Supreme Court Could Uphold Gay Marriage in California with ‘Smallest Bite,’ Olson Says
One of the lawyers seeking to overturn California’s ban on gay marriage says it’s possible the Supreme Court could strike down the ban in an incremental way.
Theodore Olson and David Boies are seeking to uphold a ruling striking down the Proposition 8 referendum banning gay marriage. Olson says that, if the case gets to the Supreme Court, the justices could issue a ruling for gay-rights supporters that falls short of finding a constitutional right to gay marriage, Politico’s Under the Radar blog reports.
“The Supreme Court sometimes likes to take, with respect to these types of issues, the smallest bite that makes a big difference,” Olson said. “Sometimes the courts have to get out in front and sometimes they’ll take a big step and sometimes they’ll take an incremental step. What we did throughout this case is to make sure that the options were there.”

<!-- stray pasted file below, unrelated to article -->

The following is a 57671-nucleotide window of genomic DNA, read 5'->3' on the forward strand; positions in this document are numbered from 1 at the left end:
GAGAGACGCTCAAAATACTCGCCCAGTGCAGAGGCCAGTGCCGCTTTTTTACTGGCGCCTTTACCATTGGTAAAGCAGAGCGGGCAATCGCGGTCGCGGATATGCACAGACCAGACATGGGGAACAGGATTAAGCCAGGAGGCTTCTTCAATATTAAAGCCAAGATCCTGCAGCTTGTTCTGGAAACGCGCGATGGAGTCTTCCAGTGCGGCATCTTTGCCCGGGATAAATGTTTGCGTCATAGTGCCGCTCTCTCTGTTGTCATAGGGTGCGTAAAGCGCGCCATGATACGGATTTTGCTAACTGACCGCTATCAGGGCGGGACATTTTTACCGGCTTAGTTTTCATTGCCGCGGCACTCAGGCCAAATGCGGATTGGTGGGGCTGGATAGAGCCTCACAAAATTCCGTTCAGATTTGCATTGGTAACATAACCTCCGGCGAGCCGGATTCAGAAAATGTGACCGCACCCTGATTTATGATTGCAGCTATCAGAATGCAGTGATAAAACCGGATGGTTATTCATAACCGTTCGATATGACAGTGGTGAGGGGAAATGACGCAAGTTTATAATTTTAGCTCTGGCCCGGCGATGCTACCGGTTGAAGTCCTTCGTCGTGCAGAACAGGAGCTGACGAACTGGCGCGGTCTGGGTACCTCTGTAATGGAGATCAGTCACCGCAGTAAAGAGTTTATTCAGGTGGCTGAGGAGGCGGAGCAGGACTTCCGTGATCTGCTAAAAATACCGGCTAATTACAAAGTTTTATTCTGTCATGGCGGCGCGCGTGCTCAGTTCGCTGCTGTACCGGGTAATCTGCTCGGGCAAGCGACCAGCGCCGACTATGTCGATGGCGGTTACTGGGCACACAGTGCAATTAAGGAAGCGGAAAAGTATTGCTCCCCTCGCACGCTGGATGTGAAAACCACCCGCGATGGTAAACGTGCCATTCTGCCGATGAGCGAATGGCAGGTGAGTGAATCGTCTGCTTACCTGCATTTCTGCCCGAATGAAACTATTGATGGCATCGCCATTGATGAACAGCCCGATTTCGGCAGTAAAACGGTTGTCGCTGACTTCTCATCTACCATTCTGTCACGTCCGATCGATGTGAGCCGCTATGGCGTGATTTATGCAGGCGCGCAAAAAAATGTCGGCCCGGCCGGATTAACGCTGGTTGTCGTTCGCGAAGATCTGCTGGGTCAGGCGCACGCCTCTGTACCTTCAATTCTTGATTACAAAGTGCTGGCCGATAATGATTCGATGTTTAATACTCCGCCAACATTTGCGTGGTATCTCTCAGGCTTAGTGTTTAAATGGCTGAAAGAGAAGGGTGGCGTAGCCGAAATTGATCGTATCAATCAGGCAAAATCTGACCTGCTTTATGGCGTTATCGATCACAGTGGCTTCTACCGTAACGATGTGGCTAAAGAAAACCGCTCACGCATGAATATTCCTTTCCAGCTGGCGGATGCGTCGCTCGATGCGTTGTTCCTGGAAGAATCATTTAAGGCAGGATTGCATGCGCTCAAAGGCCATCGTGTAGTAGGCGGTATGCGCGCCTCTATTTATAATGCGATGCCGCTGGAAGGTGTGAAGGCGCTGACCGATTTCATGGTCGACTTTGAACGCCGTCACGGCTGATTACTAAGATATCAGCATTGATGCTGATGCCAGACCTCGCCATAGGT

Proposition 8 had overturned a California Supreme Court ruling finding a state constitutional right to gay marriage. One issue is whether backers of the initiative have standing since most California officials declined to appeal, the Huffington Post reports. The 9th U.S. Circuit Court of Appeals based in San Francisco has asked the California Supreme Court for its opinion on the standing issue, and the case could end with a standing victory for Olson and Boies.
If the case reaches the Supreme Court, Olson sees several possibilities, Under the Radar says. The Supreme Court could decide that the right to marry is a right of liberty and privacy, or that there’s no rational basis to discriminate in marriage based on sexual orientation or sex, or that the right to gay marriage was entrenched and taken away.